for bikes, e-vehicles, joggers, and skaters that will reduce road traffic and parking pressures on our campuses, create a year-round recreational attraction for locals and visitors from around the world, and put us at the forefront of the new energy economy. By merely endeavoring to pursue this vision, we can help revitalize Rochester's reputation for technological and social innovation, stimulate collaboration and synergy between our urban and academic communities, create jobs, and attract funds to the region. As documented at our new website, this is an early-stage vision. But we could begin to act immediately and incrementally.

Don't Curb that old TV with New Digital TV Signal Change

A preventable environmental problem can be avoided when the new TV signal changes, if you recycle your new TV. But, you don’t have to buy a new TV, get a digital converter coupon and stay with what you’ve got. June 12 TV signals change to digital and for those still using the antenna, instead of cable and satellites, your going to have to do something. That’s if you still watch TV.

But, if you still watch TV, Check this out: The Looming E-Waste Tsunami - Television Recycling What Should You Do With Your Old TV Sets: Unlike leading computer manufacturers, the television industry has been, with the exception of Sony, very reluctant to take responsibility for their products at the end of their useful life. Televisions present all of the same disposal issues as computer equipment and other e-waste (TVs, computers, monitors, phones, etc.), from leaded glass to brominated fire retardants. However televisions contain much less valuable materials to offset the cost of recycling than most electronics, discouraging e-waste collectors and processors from handling them. "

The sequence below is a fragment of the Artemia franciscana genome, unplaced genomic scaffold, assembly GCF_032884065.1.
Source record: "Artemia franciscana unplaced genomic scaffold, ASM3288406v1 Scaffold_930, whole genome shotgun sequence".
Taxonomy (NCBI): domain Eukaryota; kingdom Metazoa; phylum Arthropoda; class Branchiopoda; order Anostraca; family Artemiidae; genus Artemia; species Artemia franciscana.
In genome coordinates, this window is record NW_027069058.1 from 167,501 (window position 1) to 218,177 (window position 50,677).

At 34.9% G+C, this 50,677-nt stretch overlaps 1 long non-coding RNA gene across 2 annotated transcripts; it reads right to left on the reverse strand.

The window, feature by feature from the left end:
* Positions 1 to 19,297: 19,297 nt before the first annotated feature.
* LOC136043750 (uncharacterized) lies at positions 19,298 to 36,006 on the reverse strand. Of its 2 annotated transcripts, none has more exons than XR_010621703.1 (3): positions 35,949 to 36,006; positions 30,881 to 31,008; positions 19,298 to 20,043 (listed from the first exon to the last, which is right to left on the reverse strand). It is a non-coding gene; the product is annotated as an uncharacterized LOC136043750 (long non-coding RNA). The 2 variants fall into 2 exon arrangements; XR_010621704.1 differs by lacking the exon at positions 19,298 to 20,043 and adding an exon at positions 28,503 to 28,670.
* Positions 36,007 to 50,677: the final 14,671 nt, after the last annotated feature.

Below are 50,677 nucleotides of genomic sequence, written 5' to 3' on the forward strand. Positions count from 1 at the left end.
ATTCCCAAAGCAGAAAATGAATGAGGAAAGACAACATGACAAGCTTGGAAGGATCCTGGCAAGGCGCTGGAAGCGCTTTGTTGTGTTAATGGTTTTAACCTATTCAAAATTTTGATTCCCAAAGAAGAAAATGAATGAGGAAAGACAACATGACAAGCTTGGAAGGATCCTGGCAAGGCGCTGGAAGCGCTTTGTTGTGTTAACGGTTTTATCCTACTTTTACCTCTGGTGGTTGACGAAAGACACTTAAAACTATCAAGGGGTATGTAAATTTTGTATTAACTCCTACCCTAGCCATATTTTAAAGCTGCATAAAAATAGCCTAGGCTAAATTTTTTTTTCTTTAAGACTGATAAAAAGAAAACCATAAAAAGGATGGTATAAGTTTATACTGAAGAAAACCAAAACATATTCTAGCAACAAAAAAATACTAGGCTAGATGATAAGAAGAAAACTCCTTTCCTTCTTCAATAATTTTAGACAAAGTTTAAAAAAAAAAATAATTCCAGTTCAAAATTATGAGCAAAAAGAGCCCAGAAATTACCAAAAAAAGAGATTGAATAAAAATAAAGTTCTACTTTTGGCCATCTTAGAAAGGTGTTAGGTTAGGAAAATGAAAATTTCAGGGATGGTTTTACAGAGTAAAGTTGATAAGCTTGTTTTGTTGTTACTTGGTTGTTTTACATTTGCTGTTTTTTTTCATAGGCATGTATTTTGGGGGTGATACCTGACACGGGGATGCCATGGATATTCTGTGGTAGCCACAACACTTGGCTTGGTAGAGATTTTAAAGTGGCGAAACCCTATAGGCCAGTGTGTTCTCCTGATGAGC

Digital TV age dawns Friday Democrat and Chronicle While the analog signals to your television may end on Friday, at least one Rochester-area television station is keeping a "night light" on for people slow to make the switch to digital. Democrat and Chronicle Rochester news, community, entertainment, yellow pages and classifieds. Serving Rochester, New York

Monitoring our Environment:

Though a lot of indicators need to be monitored to assess the healthiness of one community, arguably one of the most important is our environmental health. Without a sound environment, everything else loses its foundation.

This new project, which includes many specific environmental indicators for our region is especially welcome. Take a moment to check out the various environmental indicators like (Prevalence of Pesticides, Air Quality, Clean Water, Population Density, Recycling Rate, Beach Contamination, Toxic Chemical Release, and more…) that suggest whether or not we are living sustainably—here in the Rochester area. Don’t form a critical opinion about the state of our environment without getting the facts.

This site works towards that: ActRochester : Environment From the rolling slopes of the Finger Lakes and the broad Genesee Valley to the spectacular Lake Ontario coast, nature has provided a splendid setting. Preserving our great natural resources is the goal of the many people who work to protect our environment. --from ACT Rochester : The goal of ACT Rochester is to build on community strengths to help solve our critical problems. ACT Rochester will achieve this through community debate, discussion and engagement based on objective, timely and independent data that can reshape our approach to community problem-solving.